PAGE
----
Writing in Sociology
Students of sociology, like students in other social science disciplines, communicate what they know primarily via written work. We assume that you’ve come into sociology because you are curious about how society works, how it is changing, and why people in groups behave the way they do. According to the American Sociological Association’s recent study on why students major in sociology, the top reasons for choosing sociology include: interesting concepts, enjoyed first course, understanding social forces, wanting to help change society, and wanting to understand our own lives. Students care about “educational inequality, crime waves, natural disasters, race relations, social networks, urban communities, and political movements” (ASA, 2010:41). The top skills that students report having gained in the course of their baccalaureate education include: identifying ethical issues in research, developing evidence-based arguments, evaluating different research methods, writing a report understandable by non-sociologists, forming causal hypotheses, using computer resources to develop a reference list, interpret data, and using statistical software” (ASA, 2010:10). Most of these skills will rely heavily on the student’s ability to communicate what s/he knows through good writing.
Types of Writing Assignments
It is difficult to provide a compendium of assignments requiring writing in sociology, but some of the kinds of writing we do in and outside of sociology classes (in no particular order) include:
- Keeping a journal or a blog
- Being able to take careful notes on class reading
- Free writing in class
- Being able to clearly summarize scholarly ideas by writing abstracts
- Expository writing
- Persuasive essays
- Formal literature reviews
- Term papers based on original synthesis of secondary sources
- Formal, original research
Effective Writing in Sociology
Students should make sure that they understand what is being asked of them, and if not, clarify with the professor. Beyond that, reading the assignment carefully and understanding what is meant by such standard phrases as “compare and contrast,” “synthesize,” “abstract” is a helpful starting point. Students are encouraged to take advantage of all of the writing resources available to them—some of these include feedback from their professors, peer review from classmates, and input from University Writing and Multiliteracy Center tutors.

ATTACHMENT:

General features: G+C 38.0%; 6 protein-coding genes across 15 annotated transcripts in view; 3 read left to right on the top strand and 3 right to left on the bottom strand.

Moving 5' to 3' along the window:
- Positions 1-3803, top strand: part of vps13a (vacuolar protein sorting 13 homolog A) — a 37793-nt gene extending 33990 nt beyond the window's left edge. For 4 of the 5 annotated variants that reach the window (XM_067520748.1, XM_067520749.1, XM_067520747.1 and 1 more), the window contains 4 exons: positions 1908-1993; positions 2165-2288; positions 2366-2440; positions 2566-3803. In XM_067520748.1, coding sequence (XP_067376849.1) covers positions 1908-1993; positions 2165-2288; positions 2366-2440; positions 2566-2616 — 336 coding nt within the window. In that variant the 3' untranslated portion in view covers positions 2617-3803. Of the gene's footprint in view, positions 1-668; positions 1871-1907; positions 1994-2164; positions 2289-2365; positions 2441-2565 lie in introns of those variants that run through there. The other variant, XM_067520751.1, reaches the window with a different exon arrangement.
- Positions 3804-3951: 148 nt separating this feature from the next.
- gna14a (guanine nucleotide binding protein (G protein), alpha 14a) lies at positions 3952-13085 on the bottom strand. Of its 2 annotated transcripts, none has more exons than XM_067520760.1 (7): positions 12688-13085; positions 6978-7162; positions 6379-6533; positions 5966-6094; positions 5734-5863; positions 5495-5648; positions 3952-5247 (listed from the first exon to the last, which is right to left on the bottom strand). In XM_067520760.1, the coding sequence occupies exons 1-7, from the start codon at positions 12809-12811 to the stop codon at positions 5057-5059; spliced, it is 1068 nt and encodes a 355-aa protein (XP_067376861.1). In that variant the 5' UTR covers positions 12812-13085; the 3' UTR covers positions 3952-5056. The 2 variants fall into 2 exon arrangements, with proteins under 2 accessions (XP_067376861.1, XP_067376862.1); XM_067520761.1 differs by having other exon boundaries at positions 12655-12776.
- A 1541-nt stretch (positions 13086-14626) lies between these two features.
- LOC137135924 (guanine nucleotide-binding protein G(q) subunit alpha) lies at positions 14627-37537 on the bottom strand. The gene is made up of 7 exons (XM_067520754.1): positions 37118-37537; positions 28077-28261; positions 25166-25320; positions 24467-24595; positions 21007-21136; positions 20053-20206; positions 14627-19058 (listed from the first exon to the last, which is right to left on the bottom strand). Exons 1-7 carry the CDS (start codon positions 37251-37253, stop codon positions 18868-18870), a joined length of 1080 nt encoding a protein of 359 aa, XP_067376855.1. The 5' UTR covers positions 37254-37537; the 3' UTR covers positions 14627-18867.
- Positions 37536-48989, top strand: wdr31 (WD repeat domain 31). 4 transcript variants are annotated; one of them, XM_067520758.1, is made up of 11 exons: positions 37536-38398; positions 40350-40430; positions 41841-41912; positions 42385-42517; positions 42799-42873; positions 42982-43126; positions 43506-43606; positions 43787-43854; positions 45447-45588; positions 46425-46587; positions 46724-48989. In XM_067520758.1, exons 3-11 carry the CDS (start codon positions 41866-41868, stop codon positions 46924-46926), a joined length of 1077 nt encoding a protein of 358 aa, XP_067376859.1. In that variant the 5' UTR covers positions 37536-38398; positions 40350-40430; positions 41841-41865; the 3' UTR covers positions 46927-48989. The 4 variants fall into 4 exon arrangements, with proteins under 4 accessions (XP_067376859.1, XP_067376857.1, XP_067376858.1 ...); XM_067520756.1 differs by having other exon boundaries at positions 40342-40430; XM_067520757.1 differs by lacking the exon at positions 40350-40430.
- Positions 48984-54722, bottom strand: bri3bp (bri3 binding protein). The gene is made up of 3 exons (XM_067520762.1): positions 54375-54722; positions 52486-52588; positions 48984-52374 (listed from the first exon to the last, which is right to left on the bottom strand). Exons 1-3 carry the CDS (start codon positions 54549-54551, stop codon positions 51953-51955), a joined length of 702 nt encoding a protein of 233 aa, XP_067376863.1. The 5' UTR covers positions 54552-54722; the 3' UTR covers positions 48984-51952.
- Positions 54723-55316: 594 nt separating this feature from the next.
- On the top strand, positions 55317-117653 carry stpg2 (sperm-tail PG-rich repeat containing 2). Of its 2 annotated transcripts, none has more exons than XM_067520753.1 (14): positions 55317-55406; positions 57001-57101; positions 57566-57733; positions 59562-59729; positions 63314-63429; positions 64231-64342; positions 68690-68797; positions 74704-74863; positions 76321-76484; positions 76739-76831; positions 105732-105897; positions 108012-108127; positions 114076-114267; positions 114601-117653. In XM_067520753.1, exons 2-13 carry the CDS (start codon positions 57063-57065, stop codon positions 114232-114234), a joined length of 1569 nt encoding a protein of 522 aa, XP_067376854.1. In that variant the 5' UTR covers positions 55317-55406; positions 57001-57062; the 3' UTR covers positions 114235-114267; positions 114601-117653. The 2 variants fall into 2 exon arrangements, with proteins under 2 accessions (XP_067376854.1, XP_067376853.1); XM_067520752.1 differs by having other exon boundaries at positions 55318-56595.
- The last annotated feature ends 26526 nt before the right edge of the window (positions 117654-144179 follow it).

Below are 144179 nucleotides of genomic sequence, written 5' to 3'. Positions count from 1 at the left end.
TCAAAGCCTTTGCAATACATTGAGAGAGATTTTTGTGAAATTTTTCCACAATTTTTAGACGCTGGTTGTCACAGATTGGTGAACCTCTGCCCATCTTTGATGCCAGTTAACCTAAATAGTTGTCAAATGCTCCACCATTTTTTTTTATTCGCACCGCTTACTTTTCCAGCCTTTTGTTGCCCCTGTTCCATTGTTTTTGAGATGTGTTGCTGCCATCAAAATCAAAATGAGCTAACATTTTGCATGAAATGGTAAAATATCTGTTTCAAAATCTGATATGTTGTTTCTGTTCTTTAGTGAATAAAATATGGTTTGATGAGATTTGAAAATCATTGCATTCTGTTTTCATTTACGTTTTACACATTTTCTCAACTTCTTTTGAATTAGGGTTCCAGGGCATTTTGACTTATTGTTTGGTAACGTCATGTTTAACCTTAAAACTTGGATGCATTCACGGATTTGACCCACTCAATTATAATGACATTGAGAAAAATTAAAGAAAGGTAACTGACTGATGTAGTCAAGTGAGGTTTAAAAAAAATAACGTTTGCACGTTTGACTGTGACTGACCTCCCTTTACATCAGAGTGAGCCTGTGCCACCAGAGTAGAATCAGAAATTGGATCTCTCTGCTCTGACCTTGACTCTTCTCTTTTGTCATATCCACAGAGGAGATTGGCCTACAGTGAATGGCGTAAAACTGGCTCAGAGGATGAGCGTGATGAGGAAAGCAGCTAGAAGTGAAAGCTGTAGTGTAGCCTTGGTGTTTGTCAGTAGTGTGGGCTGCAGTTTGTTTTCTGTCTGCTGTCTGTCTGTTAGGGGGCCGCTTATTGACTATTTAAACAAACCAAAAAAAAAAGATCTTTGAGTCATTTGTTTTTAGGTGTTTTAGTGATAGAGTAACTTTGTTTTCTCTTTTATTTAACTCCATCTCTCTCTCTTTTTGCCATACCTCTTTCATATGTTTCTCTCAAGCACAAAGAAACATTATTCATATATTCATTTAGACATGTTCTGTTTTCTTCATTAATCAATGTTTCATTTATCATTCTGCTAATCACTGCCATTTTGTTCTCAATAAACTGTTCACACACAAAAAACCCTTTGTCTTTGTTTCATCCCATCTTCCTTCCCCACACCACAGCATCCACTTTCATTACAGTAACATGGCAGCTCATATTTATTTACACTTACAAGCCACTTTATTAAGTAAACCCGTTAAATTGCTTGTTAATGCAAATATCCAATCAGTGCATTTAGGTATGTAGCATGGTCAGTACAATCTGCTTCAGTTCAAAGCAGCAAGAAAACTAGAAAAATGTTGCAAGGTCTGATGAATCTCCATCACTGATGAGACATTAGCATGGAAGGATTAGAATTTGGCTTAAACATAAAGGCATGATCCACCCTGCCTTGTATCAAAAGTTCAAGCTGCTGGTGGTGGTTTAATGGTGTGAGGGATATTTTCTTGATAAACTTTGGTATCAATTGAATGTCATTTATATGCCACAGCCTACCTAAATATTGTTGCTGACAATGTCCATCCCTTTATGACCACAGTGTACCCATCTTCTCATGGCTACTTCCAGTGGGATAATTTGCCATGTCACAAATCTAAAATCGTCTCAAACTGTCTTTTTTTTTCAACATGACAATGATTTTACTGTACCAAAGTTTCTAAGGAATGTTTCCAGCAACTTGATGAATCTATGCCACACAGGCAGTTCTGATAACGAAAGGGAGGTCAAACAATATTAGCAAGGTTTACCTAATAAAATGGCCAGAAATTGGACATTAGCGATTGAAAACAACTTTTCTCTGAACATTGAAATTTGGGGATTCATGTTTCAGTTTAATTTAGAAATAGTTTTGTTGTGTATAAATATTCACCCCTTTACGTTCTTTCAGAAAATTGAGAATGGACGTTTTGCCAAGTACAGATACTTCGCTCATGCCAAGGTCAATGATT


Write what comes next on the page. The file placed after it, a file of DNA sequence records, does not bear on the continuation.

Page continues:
Upon entering the Sociology Program as freshmen, students should understand and follow the basic rules of grammar and punctuation. You should also be able to organize and structure a composition of any length in order to clearly communicate.
Upon beginning upper division (Junior/Senior courses) in Sociology, students should be able to demonstrate proficiency in writing – that is, to have moved beyond an SOCIOLOGY CI WRITING GUIDE 72 understanding of the basic rules of grammar, spelling, syntax, and organization -- to develop a more mature voice as an advanced undergraduate student of sociology. The student should understand how to build an argument, whether it be theoretical, empirical or both.
Graduates of the Sociology Program should be able to:
- Recognize good writing;
- Be able to give good feedback about writing;
- Be capable of working alone or with a team of students to conduct original research posed in the framework of appropriate sociological theory. This includes being able to formulate a clear hypothesis, synthesize existing literature in an original interpretation, build an argument based on data, and drawing original conclusions. Good sociological writing, like good writing anywhere, is concise and spare, clear and original.
Sociology uses American Sociological Association formatting for formal written work. However, consistency is often more important than formatting style. Any good writing guide, beginning with the ASA Style Guide ( 4th edition), but including APA, MLA and others are fine. We also recommend the wonderful Elements of Style by William Strunk and E. B. White.
American Sociological Association. 2010. American Sociological Association Style Guide, 4th ed. Washington, D.C.: American Sociological Association
American Sociological Association, Research and Development Department, 2010. Launching Majors into Satisfying Careers: A Faculty Manual with a Student Data Set. Washington, D.C. : American Sociological Association.
Strunk, William, Jr. and E.B. White. 2000. The Elements of Style, 4th ed. Boston: Allyn and Bacon.